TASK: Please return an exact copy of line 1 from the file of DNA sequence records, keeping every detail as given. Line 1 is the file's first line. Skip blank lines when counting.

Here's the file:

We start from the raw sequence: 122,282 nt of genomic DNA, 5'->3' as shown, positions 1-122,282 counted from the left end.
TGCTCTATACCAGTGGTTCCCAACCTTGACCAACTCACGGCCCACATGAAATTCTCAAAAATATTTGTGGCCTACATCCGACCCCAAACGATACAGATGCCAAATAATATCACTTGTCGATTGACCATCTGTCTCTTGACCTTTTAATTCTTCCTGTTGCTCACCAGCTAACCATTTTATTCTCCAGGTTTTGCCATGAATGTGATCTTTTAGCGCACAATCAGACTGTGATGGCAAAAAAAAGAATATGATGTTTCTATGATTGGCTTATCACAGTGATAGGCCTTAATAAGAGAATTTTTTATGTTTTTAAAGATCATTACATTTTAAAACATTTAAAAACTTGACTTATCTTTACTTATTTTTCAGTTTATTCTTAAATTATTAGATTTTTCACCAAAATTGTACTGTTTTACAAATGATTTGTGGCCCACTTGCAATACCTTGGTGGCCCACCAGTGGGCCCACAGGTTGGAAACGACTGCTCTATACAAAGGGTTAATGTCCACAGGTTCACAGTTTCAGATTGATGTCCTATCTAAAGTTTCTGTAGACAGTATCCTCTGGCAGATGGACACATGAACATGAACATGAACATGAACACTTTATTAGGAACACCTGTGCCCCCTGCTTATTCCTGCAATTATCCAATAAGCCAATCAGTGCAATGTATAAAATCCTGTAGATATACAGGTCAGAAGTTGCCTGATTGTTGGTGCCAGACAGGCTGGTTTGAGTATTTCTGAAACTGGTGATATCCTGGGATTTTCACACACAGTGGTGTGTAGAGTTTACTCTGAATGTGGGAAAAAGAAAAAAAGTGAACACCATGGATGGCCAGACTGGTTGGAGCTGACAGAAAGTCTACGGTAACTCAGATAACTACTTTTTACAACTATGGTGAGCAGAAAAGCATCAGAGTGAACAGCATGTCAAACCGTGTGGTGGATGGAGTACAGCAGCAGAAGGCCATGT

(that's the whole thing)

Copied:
We start from the raw sequence: 122,282 nt of genomic DNA, 5'->3' as shown, positions 1-122,282 counted from the left end.